Everyone’s had to deal with the Bump at some point. Perhaps not like that specific example, but the same idea applies. I’ve been dealing with the Bump when it comes to programming for quite a while now, in various shapes and forms. I know that programming isn’t my strong suit; at the same time, I recognize programming as an essential skill for the future. So, how do I get past the Bump?

 

For the most part, I’ve found the one thing that’s been the most helpful to also be the most ironic: brute force. Trying out as many problems, tutorials, etc. that I can find and trying to complete each one until I hit a point where its truly impossible to complete. Still, I’ll be the first to say that this isn’t the best strategy to go for. Building up momentum for a short while only to have it all collapse again can make you demotivated to finish the job as well as further lower your opinion of your own abilities. So, post-100DaysofCode, I’ve decided to draft up a new theory when it comes to tackling the Bump.

The first thing is this: execution matters above all. I now believe that it matters less that you spread out on a bunch of different tutorials and learn bits and pieces from each. When you hit a roadblock in a project and then actually get past that roadblock¸ it feels INFINITELY more rewarding and grants you with much more knowledge. Instead of avoiding roadblocks, you should focus on tackling them head-on. Make the goal less of finishing the project, and more of beating the roadblock. Once you realign your focus on the challenge like this, I hypothesize, you’ll come in with a much healthier mindset.

A second major piece of it is that just because you struggle doesn’t mean you can’t come out the other side. I think programming is one of the most notorious things out there in terms of the struggle. I see a constant stream of posts on Medium, Reddit, etc. about people banging their head on the wall because they just can’t get coding. This makes me feel a lot better about my own position. What also makes me feel good is recognizing that, when they stuck to it, the majority of these people successfully ended up making it to the other side. And if they can do it, why can’t we?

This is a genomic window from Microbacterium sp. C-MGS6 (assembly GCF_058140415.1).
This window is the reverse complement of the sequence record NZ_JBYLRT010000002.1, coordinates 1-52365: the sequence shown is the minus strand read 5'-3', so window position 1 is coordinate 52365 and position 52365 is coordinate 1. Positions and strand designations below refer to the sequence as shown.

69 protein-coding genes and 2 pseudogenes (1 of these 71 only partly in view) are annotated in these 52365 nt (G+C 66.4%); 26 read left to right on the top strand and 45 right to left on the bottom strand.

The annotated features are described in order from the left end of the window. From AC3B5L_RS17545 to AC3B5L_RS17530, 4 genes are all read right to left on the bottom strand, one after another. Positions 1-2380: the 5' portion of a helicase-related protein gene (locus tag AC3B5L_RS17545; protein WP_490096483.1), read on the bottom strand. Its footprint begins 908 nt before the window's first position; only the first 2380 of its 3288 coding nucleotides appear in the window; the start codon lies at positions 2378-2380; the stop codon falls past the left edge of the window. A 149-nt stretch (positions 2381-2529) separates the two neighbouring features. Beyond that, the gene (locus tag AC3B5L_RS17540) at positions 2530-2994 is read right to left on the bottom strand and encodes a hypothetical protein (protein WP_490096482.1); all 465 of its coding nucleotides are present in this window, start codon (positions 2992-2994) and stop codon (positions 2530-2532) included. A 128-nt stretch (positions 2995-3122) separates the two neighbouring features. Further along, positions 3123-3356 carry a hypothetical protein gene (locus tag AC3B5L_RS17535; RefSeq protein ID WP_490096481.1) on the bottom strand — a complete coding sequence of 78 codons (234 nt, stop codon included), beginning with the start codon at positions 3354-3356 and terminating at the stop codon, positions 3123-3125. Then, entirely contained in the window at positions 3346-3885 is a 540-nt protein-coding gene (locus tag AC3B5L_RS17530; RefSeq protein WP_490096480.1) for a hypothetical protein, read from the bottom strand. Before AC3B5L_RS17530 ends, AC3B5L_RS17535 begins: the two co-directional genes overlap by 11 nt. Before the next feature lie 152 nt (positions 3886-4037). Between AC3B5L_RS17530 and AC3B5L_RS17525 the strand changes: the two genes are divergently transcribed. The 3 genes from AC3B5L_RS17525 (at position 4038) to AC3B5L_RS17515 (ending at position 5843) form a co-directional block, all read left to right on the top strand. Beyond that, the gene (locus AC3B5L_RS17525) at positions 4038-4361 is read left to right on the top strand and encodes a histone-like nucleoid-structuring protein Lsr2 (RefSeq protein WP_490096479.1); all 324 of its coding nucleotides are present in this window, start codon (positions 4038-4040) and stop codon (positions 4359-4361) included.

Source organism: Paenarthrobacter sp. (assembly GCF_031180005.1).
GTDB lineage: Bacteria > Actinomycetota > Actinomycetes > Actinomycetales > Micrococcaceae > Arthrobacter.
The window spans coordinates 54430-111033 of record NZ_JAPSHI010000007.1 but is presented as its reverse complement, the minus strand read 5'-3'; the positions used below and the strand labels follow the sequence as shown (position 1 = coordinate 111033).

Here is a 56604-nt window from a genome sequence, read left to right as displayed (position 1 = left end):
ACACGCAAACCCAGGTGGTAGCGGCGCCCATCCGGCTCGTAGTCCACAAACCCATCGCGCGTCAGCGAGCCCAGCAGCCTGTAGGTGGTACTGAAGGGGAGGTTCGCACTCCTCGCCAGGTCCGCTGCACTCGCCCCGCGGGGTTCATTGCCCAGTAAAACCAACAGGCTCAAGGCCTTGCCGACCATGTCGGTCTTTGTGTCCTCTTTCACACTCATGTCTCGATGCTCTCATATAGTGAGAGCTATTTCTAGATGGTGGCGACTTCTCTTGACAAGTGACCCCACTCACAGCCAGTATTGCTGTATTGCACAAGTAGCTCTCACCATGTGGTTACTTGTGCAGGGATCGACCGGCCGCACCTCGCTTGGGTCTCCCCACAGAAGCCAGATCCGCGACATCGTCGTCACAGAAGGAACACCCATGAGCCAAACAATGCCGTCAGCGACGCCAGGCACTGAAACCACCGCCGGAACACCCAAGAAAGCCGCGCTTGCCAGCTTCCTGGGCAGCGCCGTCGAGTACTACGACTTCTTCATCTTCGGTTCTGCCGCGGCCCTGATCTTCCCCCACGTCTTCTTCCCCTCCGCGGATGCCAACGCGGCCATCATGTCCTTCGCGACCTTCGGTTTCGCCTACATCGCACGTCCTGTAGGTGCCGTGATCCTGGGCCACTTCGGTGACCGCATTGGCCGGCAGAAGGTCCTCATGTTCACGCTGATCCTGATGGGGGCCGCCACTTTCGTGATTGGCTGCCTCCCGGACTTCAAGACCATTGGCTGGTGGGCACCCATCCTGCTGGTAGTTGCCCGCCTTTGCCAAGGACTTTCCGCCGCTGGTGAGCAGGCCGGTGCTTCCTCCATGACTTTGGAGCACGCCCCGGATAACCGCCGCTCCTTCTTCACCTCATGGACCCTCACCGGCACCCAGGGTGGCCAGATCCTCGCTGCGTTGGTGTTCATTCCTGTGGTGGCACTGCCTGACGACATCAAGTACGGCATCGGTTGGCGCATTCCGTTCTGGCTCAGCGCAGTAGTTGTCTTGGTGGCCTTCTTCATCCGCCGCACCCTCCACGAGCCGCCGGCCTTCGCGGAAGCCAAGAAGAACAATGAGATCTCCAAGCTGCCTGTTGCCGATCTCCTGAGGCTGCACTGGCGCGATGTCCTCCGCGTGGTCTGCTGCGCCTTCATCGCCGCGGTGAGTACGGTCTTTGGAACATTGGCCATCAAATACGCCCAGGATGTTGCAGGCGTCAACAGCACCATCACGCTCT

Overall, I’d still say that my level of programming mastery is novice. I left 100DaysofCode disappointed in expecting more progress, but at the same time I got a new goal out of it: to break past the Bump and get on to the next level.

That’s all for now. Feel free to follow this blog or my Twitter if you wish to see more. New posts should be up every Monday!

 

Five Takeaways from #100DaysofCode

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Photo by Luca Bravo on Unsplash. I don’t even use a Macbook. Also not sure if that code even does anything.

For the longest time, I’ve tried to code. From taking an AP Computer Science class in high school to trying to make a command line RPG in C++, I’ve always wanted to expand my knowledge of programming, understanding that it now plays a key role in our world. However, each time I’ve tried, I came out of the experience disappointed; continuing to see people discuss CS concepts that were far out of my league and witnessing people excel in the field ten times faster than I seemingly could have. So, when I found out about #100DaysofCode, I decided to take on the challenge with one simple objective: see what people are talking about, see what people find important today, and see what I want to know – then learn in that direction.